NJ advances early voting plan as alternative for mail-phobic voters
TRENTON — Lawmakers advanced seven bills Thursday that would change how New Jersey elections are administered, including one that would make in-person early voting available 15 days before general elections.
It’s not clear if the early-voting change could possibly be in place before this November’s election, as that bill was referred to the Senate Budget and Appropriations Committee, which meets Monday but didn’t have that on its agenda as of Thursday night.
The early voting bill, which would require early voting stations to be established in 115 locations, wouldn’t include voting machines. State Sen. James Beach, D-Camden, said “it’s nothing more than a live drop-off box” for mail-in votes.
“Some people question if their vote really counts if they vote by mail. This way they’re handing it to a live person,” Beach said.
Gov. Phil Murphy, through an executive order, is requiring at least 10 ballot drop boxes to be set up in each county.
Winn Khuong, executive director of Action Together New Jersey, said it would be good to allow people to turn in vote-by-mail ballots at early polling places.
“I look at it from a volume and flow perspective. We are going to be expected to have 4 million plus voters this fall. How do we do that? Do we have just one day to do all of that?” Khuong said.
“The early voting locations allows people – because there are people who are not confident in vote-by-mail, and I totally acknowledge that – it allows them to go and vote early in person should they want to, and vote safely,” she said.
State Sen. Sam Thompson, R-Middlesex, said the bill appears to require a person to fill out two ballots, increasing the risk that votes will be double-counted or voided. Democrats said the language he was referencing was removed from the bill.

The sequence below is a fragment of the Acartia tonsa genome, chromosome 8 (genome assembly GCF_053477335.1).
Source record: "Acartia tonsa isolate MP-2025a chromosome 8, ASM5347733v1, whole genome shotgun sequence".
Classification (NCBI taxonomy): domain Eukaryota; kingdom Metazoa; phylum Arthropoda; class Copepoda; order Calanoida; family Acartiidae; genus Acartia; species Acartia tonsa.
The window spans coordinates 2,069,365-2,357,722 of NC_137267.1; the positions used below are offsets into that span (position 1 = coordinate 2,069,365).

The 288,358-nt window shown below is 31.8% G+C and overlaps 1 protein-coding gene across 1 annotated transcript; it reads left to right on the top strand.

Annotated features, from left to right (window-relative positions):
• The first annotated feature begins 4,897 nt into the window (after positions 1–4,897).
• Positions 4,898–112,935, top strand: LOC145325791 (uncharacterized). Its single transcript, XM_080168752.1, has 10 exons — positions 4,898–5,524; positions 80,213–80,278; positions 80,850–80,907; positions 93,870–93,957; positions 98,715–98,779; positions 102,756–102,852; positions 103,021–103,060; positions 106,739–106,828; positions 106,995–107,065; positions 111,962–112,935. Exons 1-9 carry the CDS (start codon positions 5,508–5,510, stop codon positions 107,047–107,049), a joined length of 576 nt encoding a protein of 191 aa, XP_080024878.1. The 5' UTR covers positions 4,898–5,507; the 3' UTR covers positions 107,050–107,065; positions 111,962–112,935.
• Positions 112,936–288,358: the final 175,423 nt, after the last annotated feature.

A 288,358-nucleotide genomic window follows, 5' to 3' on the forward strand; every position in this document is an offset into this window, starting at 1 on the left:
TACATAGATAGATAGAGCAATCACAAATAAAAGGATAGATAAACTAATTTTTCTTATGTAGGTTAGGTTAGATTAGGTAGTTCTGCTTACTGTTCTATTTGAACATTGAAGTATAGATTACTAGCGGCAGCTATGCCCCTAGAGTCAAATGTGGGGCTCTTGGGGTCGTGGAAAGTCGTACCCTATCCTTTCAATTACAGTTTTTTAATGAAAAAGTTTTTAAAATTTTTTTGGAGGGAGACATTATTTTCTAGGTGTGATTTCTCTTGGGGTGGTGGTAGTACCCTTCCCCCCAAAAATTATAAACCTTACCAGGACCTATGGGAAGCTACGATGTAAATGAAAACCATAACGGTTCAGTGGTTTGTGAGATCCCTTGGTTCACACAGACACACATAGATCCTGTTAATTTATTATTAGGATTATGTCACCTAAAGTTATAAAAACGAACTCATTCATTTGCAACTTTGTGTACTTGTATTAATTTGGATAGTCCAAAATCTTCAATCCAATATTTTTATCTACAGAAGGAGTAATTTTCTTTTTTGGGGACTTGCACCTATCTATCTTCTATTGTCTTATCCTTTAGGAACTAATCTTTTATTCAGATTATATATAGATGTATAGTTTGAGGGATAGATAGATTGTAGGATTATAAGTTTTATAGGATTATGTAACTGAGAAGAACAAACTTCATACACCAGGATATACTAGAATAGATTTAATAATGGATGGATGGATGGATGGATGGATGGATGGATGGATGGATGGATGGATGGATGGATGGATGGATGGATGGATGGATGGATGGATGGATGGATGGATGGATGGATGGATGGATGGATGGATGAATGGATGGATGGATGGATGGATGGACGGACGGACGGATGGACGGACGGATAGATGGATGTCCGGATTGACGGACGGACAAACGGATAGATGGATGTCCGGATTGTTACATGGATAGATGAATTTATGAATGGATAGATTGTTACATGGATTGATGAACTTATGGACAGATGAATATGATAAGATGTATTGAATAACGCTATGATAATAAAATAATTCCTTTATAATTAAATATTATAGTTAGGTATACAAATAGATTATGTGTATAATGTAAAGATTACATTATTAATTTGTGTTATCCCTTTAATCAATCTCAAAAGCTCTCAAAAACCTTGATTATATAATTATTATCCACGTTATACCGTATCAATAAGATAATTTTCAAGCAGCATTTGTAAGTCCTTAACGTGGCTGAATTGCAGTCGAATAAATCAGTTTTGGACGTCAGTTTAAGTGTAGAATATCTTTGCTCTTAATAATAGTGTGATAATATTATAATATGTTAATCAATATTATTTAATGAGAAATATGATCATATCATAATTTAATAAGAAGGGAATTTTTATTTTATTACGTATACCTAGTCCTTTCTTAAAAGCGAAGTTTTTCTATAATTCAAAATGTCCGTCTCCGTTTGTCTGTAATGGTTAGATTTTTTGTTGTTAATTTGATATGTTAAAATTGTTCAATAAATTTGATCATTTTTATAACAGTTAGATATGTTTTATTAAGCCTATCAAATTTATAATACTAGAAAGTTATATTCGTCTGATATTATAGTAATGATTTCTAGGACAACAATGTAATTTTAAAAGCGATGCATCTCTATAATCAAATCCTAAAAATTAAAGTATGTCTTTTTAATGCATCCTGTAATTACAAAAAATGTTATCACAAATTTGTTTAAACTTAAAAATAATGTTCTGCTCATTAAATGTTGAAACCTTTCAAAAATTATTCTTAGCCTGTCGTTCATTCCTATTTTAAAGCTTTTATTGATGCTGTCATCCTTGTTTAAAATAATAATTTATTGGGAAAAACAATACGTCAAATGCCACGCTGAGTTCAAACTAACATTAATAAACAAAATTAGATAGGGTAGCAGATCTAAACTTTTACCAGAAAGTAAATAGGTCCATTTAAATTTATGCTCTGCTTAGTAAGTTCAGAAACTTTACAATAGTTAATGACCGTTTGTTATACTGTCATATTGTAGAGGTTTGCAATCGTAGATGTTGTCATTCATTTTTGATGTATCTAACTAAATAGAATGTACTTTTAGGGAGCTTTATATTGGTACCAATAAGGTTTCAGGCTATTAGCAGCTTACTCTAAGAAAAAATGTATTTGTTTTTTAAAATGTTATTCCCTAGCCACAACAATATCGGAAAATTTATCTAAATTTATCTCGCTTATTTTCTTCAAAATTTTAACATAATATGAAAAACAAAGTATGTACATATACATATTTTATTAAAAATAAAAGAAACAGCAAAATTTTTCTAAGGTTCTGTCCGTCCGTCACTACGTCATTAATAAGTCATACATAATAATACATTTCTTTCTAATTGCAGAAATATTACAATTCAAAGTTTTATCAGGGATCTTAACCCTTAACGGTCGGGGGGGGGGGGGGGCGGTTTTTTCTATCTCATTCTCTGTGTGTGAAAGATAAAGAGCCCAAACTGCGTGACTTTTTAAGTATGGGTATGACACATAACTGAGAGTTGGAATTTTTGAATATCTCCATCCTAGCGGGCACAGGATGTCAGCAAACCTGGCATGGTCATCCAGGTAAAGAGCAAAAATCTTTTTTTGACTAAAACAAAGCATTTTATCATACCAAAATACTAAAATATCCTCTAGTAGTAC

“In my 22 years, this is the most ridiculous bill I have ever seen,” Thompson said.
“There are going to be drop boxes all over the place where they can put their ballot. They can take the very unusual thing of just putting it in the mail,” Thompson said. “If you think that’s going to make it easier for your folks, it’s going to complicate it even more.”
Even before the coronavirus pandemic, 1 in 6 votes in New Jersey were done by mail, a rate that has steadily increased. Pending the result of a federal lawsuit brought by the Trump campaign, around 6 million voters in New Jersey will be sent a mail-in ballot for this year’s election.
“We want everybody’s vote to count,” said state Sen. Shirley Turner, D-Mercer. “But what I’ve found in my county, you can’t rely on the mail. … We’ve been told that very clearly.”
Beach also sponsors a bill that would allow counties to begin opening vote-by-mail ballots five days before Election Day, to get them ready to be counted promptly when the polls open. They couldn’t be counted early, according to the bill.
“God knows when we’re going to be able to certify this election coming up,” Beach said. “But without doing things like this, you’re probably looking at not having fairly accurate numbers until Thanksgiving.”
Michael Symons is State House bureau chief for New Jersey 101.5. Contact him at firstname.lastname@example.org.